Tesla told the agency this week that customers filed at least 18 warranty claims between the spring of 2019 and the fall of 2022, which correspond to the situations NHTSA highlighted by the agency.
The NHTSA filing says Tesla disagreed with the agency’s analyzes but agreed to go ahead with the recall anyway. The software defects will be fixed via over-the-air update “in the coming weeks,” the agency says, so drivers don’t have to bring their vehicles in for servicing. Tesla has not responded to a request for comment, and it’s unclear what changes the automaker will make to its full self-driving capability. (The company reportedly disbanded its press team in 2020.) But Elon Musk, CEO of Tesla, SpaceX and Twitter tweeted that using the word “recall” to describe the update “is anachronistic and just plain wrong!”
Tesla’s Full Self-Driving feature isn’t actually “self-driving” as most people would understand it. Even Tesla calls it a “driver assistance” feature that’s in “beta” stages. The company’s documentation states that drivers must remain alert and ready to take over at all times.
The feature is designed to keep cars in a lane; make lane changes automatically; parallel park; and slow and stop for stop signs and traffic lights. Drivers have paid anywhere from $5,000 to $15,000 for the “beta” feature. It was first released in 2020 to customers who Tesla said had proven safe and competent enough to test the software on public roads.
In late November, Tesla released the feature to anyone who paid for it. Some Tesla owners have filed a class-action lawsuit alleging fraud over the technology, citing Musk’s numerous promises that truly self-driving technology is just months away.
Tesla releases quarterly vehicle safety reports, which state that autopilot-equipped cars are far less likely to crash than the average American vehicle. However, this comparison does not take into account other variables that would make it clearer what role autopilot plays in accidents, including type and age of car (new and luxury vehicles like Teslas are involved in fewer accidents) and location (rural areas, where). Teslas are less popular, see more crashes on average). Federal data shows that Autopilot-equipped Tesla vehicles have been involved in at least 633 accidents since July 2021.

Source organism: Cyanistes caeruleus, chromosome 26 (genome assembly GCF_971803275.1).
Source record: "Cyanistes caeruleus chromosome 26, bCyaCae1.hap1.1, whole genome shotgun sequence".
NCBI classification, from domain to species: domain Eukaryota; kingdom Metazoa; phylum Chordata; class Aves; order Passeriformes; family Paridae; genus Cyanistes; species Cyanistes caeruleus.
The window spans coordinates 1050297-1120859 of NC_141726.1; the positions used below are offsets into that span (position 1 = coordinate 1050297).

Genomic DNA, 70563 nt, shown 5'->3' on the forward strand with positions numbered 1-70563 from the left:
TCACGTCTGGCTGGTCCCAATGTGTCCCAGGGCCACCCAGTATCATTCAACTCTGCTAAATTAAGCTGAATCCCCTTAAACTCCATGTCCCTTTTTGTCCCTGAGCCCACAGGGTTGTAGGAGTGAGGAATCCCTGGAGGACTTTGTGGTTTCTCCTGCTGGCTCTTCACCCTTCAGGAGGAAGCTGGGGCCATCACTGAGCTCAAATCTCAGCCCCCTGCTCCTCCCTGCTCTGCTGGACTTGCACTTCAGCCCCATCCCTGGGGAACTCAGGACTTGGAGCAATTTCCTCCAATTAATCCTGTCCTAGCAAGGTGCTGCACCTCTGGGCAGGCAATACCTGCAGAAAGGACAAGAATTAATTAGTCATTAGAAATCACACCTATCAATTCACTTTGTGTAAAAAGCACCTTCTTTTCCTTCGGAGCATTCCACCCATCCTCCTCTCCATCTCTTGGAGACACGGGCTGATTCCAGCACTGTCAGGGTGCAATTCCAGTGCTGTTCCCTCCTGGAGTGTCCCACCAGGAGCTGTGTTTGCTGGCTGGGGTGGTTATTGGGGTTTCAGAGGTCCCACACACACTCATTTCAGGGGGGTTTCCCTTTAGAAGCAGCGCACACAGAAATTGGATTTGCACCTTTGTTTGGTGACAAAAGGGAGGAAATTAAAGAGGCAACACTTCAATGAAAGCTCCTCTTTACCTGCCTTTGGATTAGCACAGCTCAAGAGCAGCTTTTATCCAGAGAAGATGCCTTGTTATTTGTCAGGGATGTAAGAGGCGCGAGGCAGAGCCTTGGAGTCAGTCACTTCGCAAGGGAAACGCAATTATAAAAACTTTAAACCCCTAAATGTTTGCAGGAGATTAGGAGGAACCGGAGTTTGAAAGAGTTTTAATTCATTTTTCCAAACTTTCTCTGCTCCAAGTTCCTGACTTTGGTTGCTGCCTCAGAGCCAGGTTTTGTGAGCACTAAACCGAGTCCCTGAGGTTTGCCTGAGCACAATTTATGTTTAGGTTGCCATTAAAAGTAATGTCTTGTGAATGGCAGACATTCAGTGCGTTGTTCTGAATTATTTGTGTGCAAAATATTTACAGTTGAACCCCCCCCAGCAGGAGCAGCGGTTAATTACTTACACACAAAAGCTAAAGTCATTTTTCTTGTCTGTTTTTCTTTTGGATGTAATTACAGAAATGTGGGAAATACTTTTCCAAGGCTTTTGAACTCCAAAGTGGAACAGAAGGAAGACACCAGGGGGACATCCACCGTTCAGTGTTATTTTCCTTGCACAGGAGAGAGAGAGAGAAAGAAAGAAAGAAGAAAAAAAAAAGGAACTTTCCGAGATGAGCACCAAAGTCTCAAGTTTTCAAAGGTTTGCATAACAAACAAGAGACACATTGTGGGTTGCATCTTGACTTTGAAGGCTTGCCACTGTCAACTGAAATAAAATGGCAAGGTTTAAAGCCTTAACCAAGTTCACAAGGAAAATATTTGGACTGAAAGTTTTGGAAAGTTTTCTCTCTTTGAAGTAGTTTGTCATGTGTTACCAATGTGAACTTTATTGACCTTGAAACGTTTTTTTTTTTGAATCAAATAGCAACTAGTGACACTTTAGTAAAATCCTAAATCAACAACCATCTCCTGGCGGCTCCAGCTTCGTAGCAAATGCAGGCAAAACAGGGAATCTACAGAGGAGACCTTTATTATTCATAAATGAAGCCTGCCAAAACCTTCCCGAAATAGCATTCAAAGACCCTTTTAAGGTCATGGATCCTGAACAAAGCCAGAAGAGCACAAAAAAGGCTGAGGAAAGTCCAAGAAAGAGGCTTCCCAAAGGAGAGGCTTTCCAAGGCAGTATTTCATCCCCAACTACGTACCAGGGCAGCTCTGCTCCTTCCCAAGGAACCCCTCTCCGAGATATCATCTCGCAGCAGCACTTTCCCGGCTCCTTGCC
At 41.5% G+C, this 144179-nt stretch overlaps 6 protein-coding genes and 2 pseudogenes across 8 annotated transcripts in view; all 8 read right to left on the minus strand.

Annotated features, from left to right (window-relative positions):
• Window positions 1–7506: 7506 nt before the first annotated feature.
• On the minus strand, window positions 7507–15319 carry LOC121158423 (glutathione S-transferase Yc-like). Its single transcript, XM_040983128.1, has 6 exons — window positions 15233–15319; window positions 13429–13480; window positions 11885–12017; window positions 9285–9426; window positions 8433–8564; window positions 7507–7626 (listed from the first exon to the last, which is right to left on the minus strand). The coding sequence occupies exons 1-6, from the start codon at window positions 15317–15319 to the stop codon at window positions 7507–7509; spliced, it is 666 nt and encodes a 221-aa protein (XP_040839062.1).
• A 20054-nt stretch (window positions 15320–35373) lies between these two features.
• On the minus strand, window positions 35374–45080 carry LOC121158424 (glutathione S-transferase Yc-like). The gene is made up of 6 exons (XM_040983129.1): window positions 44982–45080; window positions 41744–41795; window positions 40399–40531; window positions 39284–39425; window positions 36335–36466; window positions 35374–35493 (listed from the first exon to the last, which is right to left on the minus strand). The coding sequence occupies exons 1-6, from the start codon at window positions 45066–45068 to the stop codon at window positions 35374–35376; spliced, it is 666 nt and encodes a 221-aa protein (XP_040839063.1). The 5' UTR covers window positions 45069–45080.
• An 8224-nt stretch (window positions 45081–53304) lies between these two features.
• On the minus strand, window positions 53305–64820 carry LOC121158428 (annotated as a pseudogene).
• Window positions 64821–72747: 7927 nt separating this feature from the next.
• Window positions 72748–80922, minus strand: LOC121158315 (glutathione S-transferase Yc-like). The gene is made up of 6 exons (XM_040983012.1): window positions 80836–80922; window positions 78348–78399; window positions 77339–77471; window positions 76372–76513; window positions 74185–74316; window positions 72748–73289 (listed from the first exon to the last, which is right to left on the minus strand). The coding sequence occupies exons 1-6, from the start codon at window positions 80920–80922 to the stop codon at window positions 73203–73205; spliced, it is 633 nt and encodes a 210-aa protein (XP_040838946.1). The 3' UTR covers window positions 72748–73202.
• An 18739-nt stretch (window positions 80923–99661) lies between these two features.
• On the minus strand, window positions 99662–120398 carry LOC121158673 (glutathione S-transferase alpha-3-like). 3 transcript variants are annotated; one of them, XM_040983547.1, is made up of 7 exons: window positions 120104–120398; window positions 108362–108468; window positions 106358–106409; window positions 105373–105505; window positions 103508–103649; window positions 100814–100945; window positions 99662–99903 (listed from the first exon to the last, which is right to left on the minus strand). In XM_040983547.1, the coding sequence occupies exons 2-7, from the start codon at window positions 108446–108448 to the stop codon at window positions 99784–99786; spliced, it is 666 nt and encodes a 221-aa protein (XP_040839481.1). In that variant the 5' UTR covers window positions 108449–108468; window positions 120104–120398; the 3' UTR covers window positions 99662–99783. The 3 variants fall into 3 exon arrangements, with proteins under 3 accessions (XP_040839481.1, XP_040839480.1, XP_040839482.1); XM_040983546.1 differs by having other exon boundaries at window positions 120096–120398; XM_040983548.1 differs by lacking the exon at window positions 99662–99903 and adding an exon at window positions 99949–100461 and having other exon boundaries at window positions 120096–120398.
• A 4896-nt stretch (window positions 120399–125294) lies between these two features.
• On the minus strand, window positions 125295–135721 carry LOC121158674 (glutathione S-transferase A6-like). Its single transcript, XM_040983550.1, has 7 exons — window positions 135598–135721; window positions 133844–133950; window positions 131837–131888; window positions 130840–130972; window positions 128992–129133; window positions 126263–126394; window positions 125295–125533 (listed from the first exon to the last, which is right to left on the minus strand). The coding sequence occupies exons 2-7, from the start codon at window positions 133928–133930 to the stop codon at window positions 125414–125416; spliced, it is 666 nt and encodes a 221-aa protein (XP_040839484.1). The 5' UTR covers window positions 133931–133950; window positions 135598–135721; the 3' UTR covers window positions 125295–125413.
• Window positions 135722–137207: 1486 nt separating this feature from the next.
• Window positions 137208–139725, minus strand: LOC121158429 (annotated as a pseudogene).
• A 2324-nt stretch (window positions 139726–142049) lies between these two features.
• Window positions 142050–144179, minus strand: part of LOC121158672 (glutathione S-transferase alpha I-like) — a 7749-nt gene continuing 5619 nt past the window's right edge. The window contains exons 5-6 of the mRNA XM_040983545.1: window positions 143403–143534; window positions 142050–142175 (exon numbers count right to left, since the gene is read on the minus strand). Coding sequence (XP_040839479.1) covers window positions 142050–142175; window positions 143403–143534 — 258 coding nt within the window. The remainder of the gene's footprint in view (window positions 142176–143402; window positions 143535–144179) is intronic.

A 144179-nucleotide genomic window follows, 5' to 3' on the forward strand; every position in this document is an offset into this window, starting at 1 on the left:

This is just Tesla’s latest run-in with the federal government. Investigations into collisions between first responders and vehicles on autopilot are ongoing. NHTSA also launched an investigation last year after receiving hundreds of driver complaints about the company’s vehicles displaying “phantom braking” on autopilot and suddenly stopping without warning or reason.
Some of Tesla’s interactions with the US government have been more pleasant. Just this week, the Biden administration announced that the company would join its effort to create a nationwide, public EV charging network by allowing drivers of other EVs to use a portion of its well-developed Supercharger network for the first Just.
The announcement marks a relaxation after years of permafrost between Musk and the White House. The CEO has argued that the government has not given Tesla proper credit for launching the US’s low-carbon vehicle electrification project; The government has resisted Tesla’s anti-union stance. The truce came in Musk’s love language: a tweet from the President.